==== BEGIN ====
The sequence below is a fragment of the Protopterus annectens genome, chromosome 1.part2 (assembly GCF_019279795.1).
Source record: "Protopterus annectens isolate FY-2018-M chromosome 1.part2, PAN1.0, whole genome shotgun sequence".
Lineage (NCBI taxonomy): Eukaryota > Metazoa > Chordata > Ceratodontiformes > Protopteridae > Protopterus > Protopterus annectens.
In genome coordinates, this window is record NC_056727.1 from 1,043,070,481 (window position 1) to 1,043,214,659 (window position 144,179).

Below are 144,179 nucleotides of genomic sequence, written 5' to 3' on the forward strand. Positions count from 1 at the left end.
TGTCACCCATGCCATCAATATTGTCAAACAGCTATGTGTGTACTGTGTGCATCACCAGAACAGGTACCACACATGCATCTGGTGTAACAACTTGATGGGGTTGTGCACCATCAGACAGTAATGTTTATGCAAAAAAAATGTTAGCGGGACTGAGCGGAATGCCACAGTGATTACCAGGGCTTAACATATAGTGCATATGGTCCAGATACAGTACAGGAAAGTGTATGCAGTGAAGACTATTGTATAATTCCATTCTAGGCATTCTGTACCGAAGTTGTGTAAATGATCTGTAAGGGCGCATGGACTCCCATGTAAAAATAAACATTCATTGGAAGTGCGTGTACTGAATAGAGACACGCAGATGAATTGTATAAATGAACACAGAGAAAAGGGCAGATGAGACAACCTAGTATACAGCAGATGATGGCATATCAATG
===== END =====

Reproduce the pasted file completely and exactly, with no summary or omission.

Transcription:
The sequence below is a fragment of the Protopterus annectens genome, chromosome 1.part2 (assembly GCF_019279795.1).
Source record: "Protopterus annectens isolate FY-2018-M chromosome 1.part2, PAN1.0, whole genome shotgun sequence".
Lineage (NCBI taxonomy): Eukaryota > Metazoa > Chordata > Ceratodontiformes > Protopteridae > Protopterus > Protopterus annectens.
In genome coordinates, this window is record NC_056727.1 from 1,043,070,481 (window position 1) to 1,043,214,659 (window position 144,179).

Below are 144,179 nucleotides of genomic sequence, written 5' to 3' on the forward strand. Positions count from 1 at the left end.
TGTCACCCATGCCATCAATATTGTCAAACAGCTATGTGTGTACTGTGTGCATCACCAGAACAGGTACCACACATGCATCTGGTGTAACAACTTGATGGGGTTGTGCACCATCAGACAGTAATGTTTATGCAAAAAAAATGTTAGCGGGACTGAGCGGAATGCCACAGTGATTACCAGGGCTTAACATATAGTGCATATGGTCCAGATACAGTACAGGAAAGTGTATGCAGTGAAGACTATTGTATAATTCCATTCTAGGCATTCTGTACCGAAGTTGTGTAAATGATCTGTAAGGGCGCATGGACTCCCATGTAAAAATAAACATTCATTGGAAGTGCGTGTACTGAATAGAGACACGCAGATGAATTGTATAAATGAACACAGAGAAAAGGGCAGATGAGACAACCTAGTATACAGCAGATGATGGCATATCAATG